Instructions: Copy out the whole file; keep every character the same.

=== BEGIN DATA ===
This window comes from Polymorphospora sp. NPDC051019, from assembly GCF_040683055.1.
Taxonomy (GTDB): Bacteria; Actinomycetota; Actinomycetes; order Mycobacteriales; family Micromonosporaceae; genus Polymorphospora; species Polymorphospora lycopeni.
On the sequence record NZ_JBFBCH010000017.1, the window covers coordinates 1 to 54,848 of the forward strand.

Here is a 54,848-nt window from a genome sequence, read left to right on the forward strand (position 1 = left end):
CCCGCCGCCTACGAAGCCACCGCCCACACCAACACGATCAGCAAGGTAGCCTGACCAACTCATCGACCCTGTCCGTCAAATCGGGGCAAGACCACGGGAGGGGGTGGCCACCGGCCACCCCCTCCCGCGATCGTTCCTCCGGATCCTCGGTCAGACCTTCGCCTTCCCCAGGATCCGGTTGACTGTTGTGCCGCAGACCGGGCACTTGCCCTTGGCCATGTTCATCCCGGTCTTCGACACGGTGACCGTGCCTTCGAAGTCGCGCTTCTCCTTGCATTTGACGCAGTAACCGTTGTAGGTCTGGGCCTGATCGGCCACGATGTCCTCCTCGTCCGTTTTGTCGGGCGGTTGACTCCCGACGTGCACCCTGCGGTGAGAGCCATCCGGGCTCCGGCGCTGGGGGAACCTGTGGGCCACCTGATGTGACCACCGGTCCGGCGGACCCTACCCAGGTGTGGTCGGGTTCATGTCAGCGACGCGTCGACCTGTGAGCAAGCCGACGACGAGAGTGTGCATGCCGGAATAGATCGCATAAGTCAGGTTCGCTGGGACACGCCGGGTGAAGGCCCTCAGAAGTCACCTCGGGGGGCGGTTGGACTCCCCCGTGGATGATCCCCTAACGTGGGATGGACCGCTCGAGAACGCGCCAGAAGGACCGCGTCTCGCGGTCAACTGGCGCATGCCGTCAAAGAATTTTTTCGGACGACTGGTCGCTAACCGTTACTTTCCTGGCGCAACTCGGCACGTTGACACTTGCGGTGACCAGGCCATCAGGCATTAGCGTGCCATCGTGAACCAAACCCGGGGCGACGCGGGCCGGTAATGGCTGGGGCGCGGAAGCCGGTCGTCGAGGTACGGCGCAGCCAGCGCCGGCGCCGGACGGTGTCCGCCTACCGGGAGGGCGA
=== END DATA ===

This window comes from Polymorphospora sp. NPDC051019, from assembly GCF_040683055.1.
Taxonomy (GTDB): Bacteria; Actinomycetota; Actinomycetes; order Mycobacteriales; family Micromonosporaceae; genus Polymorphospora; species Polymorphospora lycopeni.
On the sequence record NZ_JBFBCH010000017.1, the window covers coordinates 1 to 54,848 of the forward strand.

Here is a 54,848-nt window from a genome sequence, read left to right on the forward strand (position 1 = left end):
CCCGCCGCCTACGAAGCCACCGCCCACACCAACACGATCAGCAAGGTAGCCTGACCAACTCATCGACCCTGTCCGTCAAATCGGGGCAAGACCACGGGAGGGGGTGGCCACCGGCCACCCCCTCCCGCGATCGTTCCTCCGGATCCTCGGTCAGACCTTCGCCTTCCCCAGGATCCGGTTGACTGTTGTGCCGCAGACCGGGCACTTGCCCTTGGCCATGTTCATCCCGGTCTTCGACACGGTGACCGTGCCTTCGAAGTCGCGCTTCTCCTTGCATTTGACGCAGTAACCGTTGTAGGTCTGGGCCTGATCGGCCACGATGTCCTCCTCGTCCGTTTTGTCGGGCGGTTGACTCCCGACGTGCACCCTGCGGTGAGAGCCATCCGGGCTCCGGCGCTGGGGGAACCTGTGGGCCACCTGATGTGACCACCGGTCCGGCGGACCCTACCCAGGTGTGGTCGGGTTCATGTCAGCGACGCGTCGACCTGTGAGCAAGCCGACGACGAGAGTGTGCATGCCGGAATAGATCGCATAAGTCAGGTTCGCTGGGACACGCCGGGTGAAGGCCCTCAGAAGTCACCTCGGGGGGCGGTTGGACTCCCCCGTGGATGATCCCCTAACGTGGGATGGACCGCTCGAGAACGCGCCAGAAGGACCGCGTCTCGCGGTCAACTGGCGCATGCCGTCAAAGAATTTTTTCGGACGACTGGTCGCTAACCGTTACTTTCCTGGCGCAACTCGGCACGTTGACACTTGCGGTGACCAGGCCATCAGGCATTAGCGTGCCATCGTGAACCAAACCCGGGGCGACGCGGGCCGGTAATGGCTGGGGCGCGGAAGCCGGTCGTCGAGGTACGGCGCAGCCAGCGCCGGCGCCGGACGGTGTCCGCCTACCGGGAGGGCGA